Digital Cash! is a two-day conference on the past and future of electronic payment at the University of California, Los Angeles, September 27-28, 2014 in Decafe, Perloff Hall.
Todayâs discussions about electronic currency often focus on the obsolescence of traditional institutions such as the federal reserves and credit companies. Itâs said that the old world of brick and mortar banks, paper cash, and plastic cards is disappearing â and the future is bitcoins, P2P infrastructures, and e-cash served through dotcom companies and mobile phone carriers.
But we have heard these stories before. Like jet-packs, flying cars and trips to mars, digital cash is a relic of the past and a constantly renewed promise from the future. Thatâs why this conference gathers together humanities scholars, engineers, and science fiction authors, all focused on the past and future of payment. Together guests will explore the historical legacy of payment systems â from conventional cash and credit, to prototype experiments with digital currency â alongside the speculative representations and explorations of science fiction in novels, film and games.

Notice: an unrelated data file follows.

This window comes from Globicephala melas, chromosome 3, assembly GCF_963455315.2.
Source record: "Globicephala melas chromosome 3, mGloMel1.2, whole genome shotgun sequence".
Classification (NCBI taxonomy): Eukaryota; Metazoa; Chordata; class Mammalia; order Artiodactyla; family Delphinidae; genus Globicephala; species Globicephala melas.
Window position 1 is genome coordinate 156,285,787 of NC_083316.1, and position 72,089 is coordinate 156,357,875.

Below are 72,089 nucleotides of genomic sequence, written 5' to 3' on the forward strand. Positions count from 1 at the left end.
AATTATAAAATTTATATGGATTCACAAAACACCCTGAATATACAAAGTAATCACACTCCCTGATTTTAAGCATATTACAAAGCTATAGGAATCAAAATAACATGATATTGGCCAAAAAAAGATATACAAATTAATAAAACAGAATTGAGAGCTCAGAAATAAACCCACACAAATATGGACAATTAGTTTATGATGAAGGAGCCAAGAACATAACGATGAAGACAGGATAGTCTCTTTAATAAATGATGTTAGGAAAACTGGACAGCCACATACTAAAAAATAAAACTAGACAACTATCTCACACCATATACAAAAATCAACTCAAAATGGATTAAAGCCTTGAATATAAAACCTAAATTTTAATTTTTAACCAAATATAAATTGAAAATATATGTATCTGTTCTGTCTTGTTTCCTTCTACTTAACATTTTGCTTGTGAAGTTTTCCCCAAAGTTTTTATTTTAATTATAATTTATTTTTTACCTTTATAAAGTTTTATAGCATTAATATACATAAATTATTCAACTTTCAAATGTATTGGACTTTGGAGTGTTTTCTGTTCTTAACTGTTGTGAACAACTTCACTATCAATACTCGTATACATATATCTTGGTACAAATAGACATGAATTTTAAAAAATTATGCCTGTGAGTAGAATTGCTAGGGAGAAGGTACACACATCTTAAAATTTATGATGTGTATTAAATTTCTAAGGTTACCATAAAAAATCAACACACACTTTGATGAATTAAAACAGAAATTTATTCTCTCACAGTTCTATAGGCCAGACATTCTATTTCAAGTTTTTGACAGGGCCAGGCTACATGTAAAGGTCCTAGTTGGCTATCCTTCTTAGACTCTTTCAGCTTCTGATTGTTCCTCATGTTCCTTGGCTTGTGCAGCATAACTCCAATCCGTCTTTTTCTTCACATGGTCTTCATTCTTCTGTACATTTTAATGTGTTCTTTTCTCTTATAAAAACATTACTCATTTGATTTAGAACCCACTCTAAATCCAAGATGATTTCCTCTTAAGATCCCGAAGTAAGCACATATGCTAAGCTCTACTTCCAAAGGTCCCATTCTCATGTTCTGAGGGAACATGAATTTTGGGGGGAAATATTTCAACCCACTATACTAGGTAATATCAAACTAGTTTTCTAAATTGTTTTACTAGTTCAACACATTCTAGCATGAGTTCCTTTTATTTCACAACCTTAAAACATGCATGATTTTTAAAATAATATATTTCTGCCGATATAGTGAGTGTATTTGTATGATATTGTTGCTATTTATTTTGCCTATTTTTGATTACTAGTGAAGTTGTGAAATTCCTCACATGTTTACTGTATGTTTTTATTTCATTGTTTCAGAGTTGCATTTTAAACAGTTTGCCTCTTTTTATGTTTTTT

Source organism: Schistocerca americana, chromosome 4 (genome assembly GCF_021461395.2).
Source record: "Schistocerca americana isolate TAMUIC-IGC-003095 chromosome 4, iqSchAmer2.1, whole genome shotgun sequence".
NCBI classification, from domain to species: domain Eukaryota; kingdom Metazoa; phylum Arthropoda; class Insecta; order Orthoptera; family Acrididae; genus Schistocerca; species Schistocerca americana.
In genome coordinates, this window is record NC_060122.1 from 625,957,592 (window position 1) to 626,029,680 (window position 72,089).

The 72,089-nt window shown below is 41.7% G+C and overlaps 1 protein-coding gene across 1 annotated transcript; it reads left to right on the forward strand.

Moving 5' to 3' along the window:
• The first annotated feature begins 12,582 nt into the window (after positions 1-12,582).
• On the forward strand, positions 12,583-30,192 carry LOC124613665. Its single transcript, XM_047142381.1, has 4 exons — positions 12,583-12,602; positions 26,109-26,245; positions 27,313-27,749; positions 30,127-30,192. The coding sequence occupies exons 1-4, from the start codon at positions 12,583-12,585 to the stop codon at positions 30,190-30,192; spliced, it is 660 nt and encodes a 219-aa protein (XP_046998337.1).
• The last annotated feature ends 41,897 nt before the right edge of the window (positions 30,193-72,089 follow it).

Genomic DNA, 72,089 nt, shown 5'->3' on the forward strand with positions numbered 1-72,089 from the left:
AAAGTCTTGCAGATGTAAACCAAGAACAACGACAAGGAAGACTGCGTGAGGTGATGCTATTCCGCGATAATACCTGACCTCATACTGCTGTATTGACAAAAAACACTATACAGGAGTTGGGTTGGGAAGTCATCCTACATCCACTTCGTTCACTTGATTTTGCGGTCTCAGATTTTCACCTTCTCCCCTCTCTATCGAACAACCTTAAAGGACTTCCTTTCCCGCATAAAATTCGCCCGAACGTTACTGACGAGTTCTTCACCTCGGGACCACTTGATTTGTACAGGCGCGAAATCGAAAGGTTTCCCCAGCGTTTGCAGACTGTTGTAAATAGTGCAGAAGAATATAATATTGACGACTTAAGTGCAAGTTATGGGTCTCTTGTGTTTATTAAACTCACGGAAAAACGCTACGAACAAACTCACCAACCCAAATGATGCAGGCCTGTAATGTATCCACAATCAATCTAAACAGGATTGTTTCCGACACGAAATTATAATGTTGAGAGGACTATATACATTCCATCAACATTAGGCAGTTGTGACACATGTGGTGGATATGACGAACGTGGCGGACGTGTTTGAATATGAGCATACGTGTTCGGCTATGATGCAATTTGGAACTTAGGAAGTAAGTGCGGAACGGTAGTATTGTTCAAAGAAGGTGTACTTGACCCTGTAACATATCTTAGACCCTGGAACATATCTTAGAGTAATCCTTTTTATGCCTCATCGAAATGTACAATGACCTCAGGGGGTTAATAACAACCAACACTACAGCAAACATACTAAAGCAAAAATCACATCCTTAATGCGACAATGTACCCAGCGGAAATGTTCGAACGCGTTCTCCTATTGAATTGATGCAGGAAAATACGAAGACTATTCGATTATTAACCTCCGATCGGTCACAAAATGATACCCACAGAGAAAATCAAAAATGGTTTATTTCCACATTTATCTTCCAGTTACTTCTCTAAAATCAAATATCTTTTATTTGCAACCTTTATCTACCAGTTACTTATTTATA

Saturday â Decafe, Perloff Hall
9:00 â 9:30 â Coffee and tea
9:30 â 11:00 â Legacies of Digital Payment
11:15 â 12:45 â Futures and Speculative Currencies
12:45 â 1:30 â Lunch
1:30 â 3:00 â Politics and Power in Payment Systems
3:15 â 4:45 â Dangers, Alternatives, and Experiments in Online Currency
Sunday â Decafe, Perloff Hall
9:30 â 10:00 â Coffee and teach
10:00 â 11:00 â Glowpearls, Ingots, and Mana â Currency in Other Worlds
11:00 â 12:30 â Brunch with Books
12:30 â 12:45 â Break
12:45 â 2:00 â Digital Cash and the State
PARTICIPANTS: Amelia Acker, Tom Boellstorff, Finn Brunton, Anumpam Chander Steve Crocker, Julian Dibbell, Kevin Driscoll, Virginia Eubanks, Alex Golub, Sandra Harding, Christopher Kelty, Greg Lastowka, Bill Maurer, Jennifer Mnookin, Matt Novak, Anita Ramasastry, Ron Rivest, Allan Schiffman, Karl Schroeder, Emin GÃn Sirer, David Stearns, Lana Swartz, and Sherryl Vint.
Sponsored by the University of California Humanities Research Institute and the UCLA Computer Science Departmentâs Kleinrock Center for Internet Studies, along with the NSF-Funded Participation Lab at the Institute of Society and Genetics, the Department of Information Studies, and the UCLA Law Schoolâs Program on Understanding Law, Science and Evidence.
To register, write to email@example.com